CHARLOTTE COUNTY, Fla. - You have insurance to protect yourself if the worst happens. But what happens if your insurance company suspects you of bilking the system? A WINK News Call for Action investigation reveals more people are being turned over and investigated for insurance fraud. We found out what that means, for you.
Billy Cissell thought insurance would take care of the vandalism done to his car. One year later, he's been through a criminal investigation and still hasn't had his car repaired.
"There's chemicals of some sort- whatever it is you can see turned the carpet white. They cut the airbag here," Cissell pointed out.
Vandals touched nearly every part of his Mercedes.
"They cut everything from the front to the back all the way through it," he showed us.
But Billy has waited more than a year to get his car repaired because his insurance company suspected he did it.
"I am totally under the microscope. I was under the microscope from day one. In no shape or form did anyone come to me and say. 'Mr. Cissell, it looks like someone really did a number on your car we're going to do some investigating; and we're going to see if we can get to the bottom of it.' It was you you you- period- straight up," Billy told WINK.
The insurance company turned their suspicions over to an investigator with the Florida Division of Insurance Fraud.
"And I called him back in two weeks and he said it doesn't warrant any investigation... so he said the case was closed," said Billy.
Lieutenant J.D. Salome with the Division of Insurance Fraud says his office investigates fraud to keep your premiums low.
"We need insurance whether it be our home, life, automobile insurance, these are necessities by law. The more fraud you have the more you're going to pay for that product," Lieutenant Salome explained.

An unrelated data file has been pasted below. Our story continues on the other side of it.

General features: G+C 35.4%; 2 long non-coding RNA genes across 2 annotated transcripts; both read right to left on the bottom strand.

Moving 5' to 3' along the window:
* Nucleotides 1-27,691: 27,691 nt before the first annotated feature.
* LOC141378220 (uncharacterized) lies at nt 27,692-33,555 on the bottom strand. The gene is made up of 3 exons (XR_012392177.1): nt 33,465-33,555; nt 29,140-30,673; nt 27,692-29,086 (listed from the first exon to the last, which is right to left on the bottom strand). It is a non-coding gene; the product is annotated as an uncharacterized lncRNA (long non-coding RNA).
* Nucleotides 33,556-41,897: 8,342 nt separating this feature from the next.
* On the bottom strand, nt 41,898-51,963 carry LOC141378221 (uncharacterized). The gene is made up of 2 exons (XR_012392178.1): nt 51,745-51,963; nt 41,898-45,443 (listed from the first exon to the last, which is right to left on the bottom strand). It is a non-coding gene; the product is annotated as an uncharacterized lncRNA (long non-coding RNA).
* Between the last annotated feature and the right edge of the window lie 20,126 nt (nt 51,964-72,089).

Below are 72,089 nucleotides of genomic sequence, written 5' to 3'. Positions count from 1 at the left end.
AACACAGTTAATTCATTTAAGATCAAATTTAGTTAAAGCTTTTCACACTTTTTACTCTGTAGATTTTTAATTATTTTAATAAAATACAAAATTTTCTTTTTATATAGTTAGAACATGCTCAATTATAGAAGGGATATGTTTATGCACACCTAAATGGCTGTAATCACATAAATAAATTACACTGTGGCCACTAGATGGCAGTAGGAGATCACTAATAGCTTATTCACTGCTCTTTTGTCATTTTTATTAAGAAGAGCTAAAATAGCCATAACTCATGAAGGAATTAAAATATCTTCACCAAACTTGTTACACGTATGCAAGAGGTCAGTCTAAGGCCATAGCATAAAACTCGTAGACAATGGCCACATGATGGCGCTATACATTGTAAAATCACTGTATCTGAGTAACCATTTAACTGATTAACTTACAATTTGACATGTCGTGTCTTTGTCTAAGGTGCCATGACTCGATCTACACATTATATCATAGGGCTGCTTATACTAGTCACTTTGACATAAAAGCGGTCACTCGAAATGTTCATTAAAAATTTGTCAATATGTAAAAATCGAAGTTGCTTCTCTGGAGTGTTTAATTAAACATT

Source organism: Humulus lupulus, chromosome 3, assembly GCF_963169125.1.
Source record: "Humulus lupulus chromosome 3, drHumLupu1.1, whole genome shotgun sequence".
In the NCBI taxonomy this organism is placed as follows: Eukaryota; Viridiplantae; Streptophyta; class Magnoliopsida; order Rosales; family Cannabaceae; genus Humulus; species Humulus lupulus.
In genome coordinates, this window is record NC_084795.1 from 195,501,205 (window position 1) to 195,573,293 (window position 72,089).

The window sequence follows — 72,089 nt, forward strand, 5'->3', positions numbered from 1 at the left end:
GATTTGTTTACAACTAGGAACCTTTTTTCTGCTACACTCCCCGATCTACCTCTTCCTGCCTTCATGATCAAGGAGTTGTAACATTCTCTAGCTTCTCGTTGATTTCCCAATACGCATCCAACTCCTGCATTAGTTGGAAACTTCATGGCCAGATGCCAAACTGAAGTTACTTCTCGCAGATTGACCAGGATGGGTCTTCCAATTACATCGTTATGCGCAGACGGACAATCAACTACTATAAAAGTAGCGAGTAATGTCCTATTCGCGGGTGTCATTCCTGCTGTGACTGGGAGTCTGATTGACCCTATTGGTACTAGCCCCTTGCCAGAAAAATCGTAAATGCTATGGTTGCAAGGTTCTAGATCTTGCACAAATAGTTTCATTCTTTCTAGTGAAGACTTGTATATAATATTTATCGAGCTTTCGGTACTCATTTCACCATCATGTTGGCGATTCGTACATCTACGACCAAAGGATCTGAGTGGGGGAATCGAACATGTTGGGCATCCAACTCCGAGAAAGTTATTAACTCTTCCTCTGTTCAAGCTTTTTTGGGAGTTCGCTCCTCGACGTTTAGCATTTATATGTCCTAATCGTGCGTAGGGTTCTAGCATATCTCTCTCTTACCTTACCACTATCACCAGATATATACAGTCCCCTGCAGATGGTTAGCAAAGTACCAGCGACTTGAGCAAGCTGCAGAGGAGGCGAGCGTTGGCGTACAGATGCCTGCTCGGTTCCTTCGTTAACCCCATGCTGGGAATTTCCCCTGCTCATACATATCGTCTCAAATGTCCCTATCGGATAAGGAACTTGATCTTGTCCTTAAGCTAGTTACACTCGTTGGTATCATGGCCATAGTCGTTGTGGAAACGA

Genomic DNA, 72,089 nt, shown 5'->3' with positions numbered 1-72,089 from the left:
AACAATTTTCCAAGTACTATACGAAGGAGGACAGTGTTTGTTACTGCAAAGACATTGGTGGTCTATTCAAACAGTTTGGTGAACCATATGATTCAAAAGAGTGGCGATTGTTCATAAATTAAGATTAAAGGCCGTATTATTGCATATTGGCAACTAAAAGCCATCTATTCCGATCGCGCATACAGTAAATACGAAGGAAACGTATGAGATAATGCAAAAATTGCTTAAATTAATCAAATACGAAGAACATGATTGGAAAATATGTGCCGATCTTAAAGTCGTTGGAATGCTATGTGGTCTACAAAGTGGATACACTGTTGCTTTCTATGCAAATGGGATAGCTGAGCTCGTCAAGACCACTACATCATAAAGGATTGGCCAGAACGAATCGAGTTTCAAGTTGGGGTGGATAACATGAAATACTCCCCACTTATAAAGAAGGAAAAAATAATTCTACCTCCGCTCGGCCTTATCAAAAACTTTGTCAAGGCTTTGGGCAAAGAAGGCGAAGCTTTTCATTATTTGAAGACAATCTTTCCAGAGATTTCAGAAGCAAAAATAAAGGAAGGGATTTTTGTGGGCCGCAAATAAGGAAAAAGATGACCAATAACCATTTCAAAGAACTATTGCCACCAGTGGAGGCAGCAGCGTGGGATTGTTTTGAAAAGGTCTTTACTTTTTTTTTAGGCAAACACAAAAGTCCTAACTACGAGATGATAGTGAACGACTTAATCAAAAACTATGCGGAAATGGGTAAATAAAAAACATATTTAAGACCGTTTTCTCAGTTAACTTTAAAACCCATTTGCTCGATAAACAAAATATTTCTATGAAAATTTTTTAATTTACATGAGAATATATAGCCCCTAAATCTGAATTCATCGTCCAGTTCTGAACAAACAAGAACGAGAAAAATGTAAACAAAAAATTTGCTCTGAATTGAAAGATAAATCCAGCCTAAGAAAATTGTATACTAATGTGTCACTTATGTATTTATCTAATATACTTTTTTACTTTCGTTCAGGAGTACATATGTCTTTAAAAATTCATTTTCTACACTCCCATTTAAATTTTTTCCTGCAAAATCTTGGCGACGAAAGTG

WINK News obtained the numbers that show since the downturn in the economy, his office has received more tips about suspected fraud.
In 2007, the Division of Insurance Fraud received more than 7300 tips. That grew to more than 10,000 this year. But more people are under investigation than ever before, thanks to a change in the office's procedure.
"The end result is it has grown the number of cases we have to review and the number of cases we have to assign to detectives," said Salome.
In fact, last year the office opened just under 1600 cases. This year, they changed how they open investigations and opened 9200 cases.
"I have to review every single one of them. Some of them won't proceed any further. Some have to be closed. Some of them have enough solvability factors there is something to do with them; but sometimes they'll have to wait because I only have five detectives in this office. And you may have 200 cases in your queue," explained Salome.
As investigators like Salome work to hold criminals responsible, people who are cleared, like Billy, are left wondering what to do.
"Stuck with a car no way to get it fixed. Unless they told me I could get it fixed and save the receipts, I may get paid for it, I may not," Billy said.
Chief Investigator Melissa Yeager called Billy's insurance company, GEICO, and asked them why they hadn't paid Billy's claim after he was cleared. After our calls, GEICO finally settled Billy's claim. He is now in the process of getting his car repaired.